Crypto

Security Risks Law Firms Must Understand to Protect Crypto Clients

Digital currencies are rising up 400% on the market, turning the heads of businesses, employers, governments, and financial institutions across the globe. As a Distributed Ledger Technology (DLT), Blockchain has become a thriving technology as it provides a secure method of payment transactions. Cryptocurrencies are the most common example of tools used in DLT, as we’ve only scratched the surface of applications for this fundamental technology. However, cryptocurrency is opening the door to a whole new breed of security fraud.

Within five sectors, 1,579 breach cases were reported in 2017, a 44.7% increase from the previous year. In fact, 23% of law firms reported experiencing some sort of breach, based on the American Bar Association’s Legal Technology Survey Report.  Security is a vital benefit, as each block authenticates across the network. The blocks are immutable and cannot be changed once added to the algorithm with the previous hash. Here are some of the most common security risks that law firms must understand to protect crypto clients.

Run By Communities with Limited Oversight

One risk that must be understood is how cryptocurrencies are developed and organized. In truth, communities have the power to decide when to change rules of the network, making it incompatible with other segments. This is called a ‘hard fork,” as anyone who does not follow the new rules can no longer take part in the network.

So what happens if the community cannot agree on new changes? When only a fraction of the community agrees, the structure splits. When this happens, the network is duplicated and a new currency is formed.

Data Privacy Protection

With the appropriate protection, Blockchain technology has the potential to fundamentally change how trust and security are established online. This includes the variety of potential applications in divisions including healthcare, payments, financial services, energy, property management, and intellectual property. In 2016, a hacker compromised the Ethereum network, (ETH), stealing 3.6 million ether that’s worth more than $2.8 billion today.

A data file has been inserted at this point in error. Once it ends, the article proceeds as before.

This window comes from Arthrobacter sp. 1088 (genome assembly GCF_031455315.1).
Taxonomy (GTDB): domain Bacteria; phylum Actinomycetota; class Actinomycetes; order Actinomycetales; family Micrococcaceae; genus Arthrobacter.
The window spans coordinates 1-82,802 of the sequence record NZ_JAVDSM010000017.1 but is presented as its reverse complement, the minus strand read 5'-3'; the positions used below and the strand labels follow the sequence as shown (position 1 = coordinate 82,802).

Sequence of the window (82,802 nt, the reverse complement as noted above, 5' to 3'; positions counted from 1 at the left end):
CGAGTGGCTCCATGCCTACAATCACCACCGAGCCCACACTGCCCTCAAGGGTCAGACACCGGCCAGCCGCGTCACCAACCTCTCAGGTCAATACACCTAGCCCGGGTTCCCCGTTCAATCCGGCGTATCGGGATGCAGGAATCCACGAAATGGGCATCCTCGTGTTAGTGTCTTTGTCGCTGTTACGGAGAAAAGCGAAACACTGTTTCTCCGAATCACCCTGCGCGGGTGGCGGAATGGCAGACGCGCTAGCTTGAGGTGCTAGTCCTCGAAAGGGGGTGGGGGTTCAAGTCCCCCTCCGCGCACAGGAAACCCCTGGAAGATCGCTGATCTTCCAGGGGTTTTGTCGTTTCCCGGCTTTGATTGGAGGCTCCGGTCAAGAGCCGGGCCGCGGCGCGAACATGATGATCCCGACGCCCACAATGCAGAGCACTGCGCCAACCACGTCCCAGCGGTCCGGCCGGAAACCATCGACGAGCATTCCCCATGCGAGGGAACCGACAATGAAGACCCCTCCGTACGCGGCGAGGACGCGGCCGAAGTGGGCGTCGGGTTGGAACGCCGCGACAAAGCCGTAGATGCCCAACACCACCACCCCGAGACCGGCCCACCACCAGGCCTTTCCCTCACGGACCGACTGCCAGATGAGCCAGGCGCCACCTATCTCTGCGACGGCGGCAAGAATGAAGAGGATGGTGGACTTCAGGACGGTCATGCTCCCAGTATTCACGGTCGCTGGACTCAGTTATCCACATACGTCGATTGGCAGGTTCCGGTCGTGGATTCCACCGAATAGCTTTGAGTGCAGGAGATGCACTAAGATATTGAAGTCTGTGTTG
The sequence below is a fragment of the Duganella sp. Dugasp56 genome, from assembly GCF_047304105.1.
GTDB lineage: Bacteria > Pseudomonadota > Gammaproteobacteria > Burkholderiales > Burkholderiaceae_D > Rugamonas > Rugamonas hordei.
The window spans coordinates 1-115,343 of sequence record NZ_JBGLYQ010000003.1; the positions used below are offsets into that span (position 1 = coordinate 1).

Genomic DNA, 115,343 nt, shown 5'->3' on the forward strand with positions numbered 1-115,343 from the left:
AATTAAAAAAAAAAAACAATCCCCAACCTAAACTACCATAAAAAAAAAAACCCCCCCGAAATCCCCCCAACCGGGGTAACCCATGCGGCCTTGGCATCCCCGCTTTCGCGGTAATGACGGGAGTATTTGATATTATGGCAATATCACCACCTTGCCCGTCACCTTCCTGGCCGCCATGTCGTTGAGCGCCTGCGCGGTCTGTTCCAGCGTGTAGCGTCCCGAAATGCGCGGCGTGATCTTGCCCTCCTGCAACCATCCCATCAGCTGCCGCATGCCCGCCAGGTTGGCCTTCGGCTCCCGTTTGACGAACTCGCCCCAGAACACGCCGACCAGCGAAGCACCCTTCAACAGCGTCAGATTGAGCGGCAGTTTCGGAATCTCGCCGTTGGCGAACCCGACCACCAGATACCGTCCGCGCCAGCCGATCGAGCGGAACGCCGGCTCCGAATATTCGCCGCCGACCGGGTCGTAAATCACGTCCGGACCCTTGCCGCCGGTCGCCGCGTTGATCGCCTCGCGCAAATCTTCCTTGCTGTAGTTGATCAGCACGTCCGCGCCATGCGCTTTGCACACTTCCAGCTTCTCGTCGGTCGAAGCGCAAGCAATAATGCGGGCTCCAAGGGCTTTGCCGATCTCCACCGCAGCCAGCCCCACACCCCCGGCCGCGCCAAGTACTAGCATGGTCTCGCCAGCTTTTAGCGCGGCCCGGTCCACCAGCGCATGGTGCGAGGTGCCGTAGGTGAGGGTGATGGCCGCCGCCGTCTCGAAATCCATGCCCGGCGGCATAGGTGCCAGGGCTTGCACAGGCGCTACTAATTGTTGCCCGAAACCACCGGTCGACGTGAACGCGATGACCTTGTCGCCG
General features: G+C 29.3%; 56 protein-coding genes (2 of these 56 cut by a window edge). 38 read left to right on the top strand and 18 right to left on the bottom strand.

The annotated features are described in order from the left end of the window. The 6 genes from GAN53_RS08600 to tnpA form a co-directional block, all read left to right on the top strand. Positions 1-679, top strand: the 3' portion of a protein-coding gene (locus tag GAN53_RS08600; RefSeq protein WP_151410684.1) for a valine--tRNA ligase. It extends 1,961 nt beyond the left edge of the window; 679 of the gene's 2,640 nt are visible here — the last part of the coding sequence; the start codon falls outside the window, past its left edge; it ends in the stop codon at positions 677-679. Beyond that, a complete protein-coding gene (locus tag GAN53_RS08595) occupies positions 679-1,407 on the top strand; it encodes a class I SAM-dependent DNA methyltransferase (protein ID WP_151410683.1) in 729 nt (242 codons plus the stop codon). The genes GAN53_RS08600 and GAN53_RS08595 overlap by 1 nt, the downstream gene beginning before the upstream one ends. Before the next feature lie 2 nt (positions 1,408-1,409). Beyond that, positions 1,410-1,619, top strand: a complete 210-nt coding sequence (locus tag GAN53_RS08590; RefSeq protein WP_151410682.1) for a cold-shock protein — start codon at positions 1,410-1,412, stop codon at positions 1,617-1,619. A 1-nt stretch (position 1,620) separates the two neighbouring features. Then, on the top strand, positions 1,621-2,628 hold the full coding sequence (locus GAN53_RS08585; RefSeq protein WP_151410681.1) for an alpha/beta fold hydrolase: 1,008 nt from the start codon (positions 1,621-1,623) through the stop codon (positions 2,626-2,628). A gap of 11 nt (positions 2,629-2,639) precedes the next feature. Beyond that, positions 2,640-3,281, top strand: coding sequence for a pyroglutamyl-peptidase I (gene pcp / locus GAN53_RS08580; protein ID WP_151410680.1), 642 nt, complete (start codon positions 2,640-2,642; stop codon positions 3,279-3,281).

When the community wanted to restore the ether to the rightful owners, others chose not to violate a core tenet of digital currency, which means that the transaction can never be reversed. In 2017, an Ethereum newbie under the alias “Devops199,” took control of over 900,000 worth of Ether, earning $300 million. Once he realized what had happened, he tried to reverse the transaction and locked the coins – which effectively destroyed them.

Encryption Keys

Unlike other methods of investment, cryptocurrencies require the use of encryption keys, known as “private keys,” to gain access. However, only the owner can gain access and overlook the complete funds in the account. As a result, if the key is lost, the cryptocurrency is destroyed.

Earning Income Online

Cryptocurrency has a lucrative return on investment as stock market experts are starting to notice. For example, Bitcoin has gone through the roof, going from $370 to over $14,000 in a single year. Through the use of innovative consensus methods and smart contracts, more clients are looking to earn an income with cryptocurrency through the following:

  • Smart Contracts
  • Mining
  • Crypto forks
  • Proof of Stack
  • Master Nodes
  • Investment in digital lending services

Based on these methods, individuals can build their earnings every month – making the digital currency a great option for passive income. However, be sure to do your research and invest smartly. As the crypto market is booming, major drops can happen overnight – after all, any investment is risky.

What Lies Ahead?

As clients adapt to the use of digital currency, one thing is clear: regulation, litigation, and enforcement of cryptocurrency remain uncertain.  However, the potential for Blockchain and cryptocurrencies are growing hard to ignore, making the current legal aspects require careful and informed decision-making. Thus, businesses and individuals must stay educated regarding cybersecurity and the threats in this thriving industry.

So, should your law firm bother with Bitcoin? Consider asking your clients about their views on digital currencies and how they plan to incorporate it into their business and employment. Perhaps discuss the risks and how you can explore the potential opportunities cryptocurrencies may bring.

About Jess Walter

Jess Walter
Jess Walter is a freelance writer and mother. She loves the freedom that comes with freelance life and the additional time it means she gets to spend with her family and pets.

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